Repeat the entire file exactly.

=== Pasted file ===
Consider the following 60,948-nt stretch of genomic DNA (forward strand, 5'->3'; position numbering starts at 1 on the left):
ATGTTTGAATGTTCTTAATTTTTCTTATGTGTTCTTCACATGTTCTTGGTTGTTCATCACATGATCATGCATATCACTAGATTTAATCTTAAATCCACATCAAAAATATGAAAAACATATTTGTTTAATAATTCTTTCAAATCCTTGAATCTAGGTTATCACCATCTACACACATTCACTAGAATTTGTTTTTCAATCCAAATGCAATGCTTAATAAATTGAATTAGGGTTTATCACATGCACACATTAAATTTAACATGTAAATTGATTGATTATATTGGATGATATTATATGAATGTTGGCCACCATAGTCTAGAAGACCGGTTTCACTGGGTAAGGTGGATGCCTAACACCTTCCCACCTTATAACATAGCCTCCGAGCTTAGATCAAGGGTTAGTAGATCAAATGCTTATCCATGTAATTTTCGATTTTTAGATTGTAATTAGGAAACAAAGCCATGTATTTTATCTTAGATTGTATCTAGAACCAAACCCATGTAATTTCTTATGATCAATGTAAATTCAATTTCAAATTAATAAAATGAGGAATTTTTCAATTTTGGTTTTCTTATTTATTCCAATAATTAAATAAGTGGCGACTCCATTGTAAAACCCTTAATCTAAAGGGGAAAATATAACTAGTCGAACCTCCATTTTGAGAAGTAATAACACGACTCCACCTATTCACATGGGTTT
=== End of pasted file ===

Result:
Consider the following 60,948-nt stretch of genomic DNA (forward strand, 5'->3'; position numbering starts at 1 on the left):
ATGTTTGAATGTTCTTAATTTTTCTTATGTGTTCTTCACATGTTCTTGGTTGTTCATCACATGATCATGCATATCACTAGATTTAATCTTAAATCCACATCAAAAATATGAAAAACATATTTGTTTAATAATTCTTTCAAATCCTTGAATCTAGGTTATCACCATCTACACACATTCACTAGAATTTGTTTTTCAATCCAAATGCAATGCTTAATAAATTGAATTAGGGTTTATCACATGCACACATTAAATTTAACATGTAAATTGATTGATTATATTGGATGATATTATATGAATGTTGGCCACCATAGTCTAGAAGACCGGTTTCACTGGGTAAGGTGGATGCCTAACACCTTCCCACCTTATAACATAGCCTCCGAGCTTAGATCAAGGGTTAGTAGATCAAATGCTTATCCATGTAATTTTCGATTTTTAGATTGTAATTAGGAAACAAAGCCATGTATTTTATCTTAGATTGTATCTAGAACCAAACCCATGTAATTTCTTATGATCAATGTAAATTCAATTTCAAATTAATAAAATGAGGAATTTTTCAATTTTGGTTTTCTTATTTATTCCAATAATTAAATAAGTGGCGACTCCATTGTAAAACCCTTAATCTAAAGGGGAAAATATAACTAGTCGAACCTCCATTTTGAGAAGTAATAACACGACTCCACCTATTCACATGGGTTT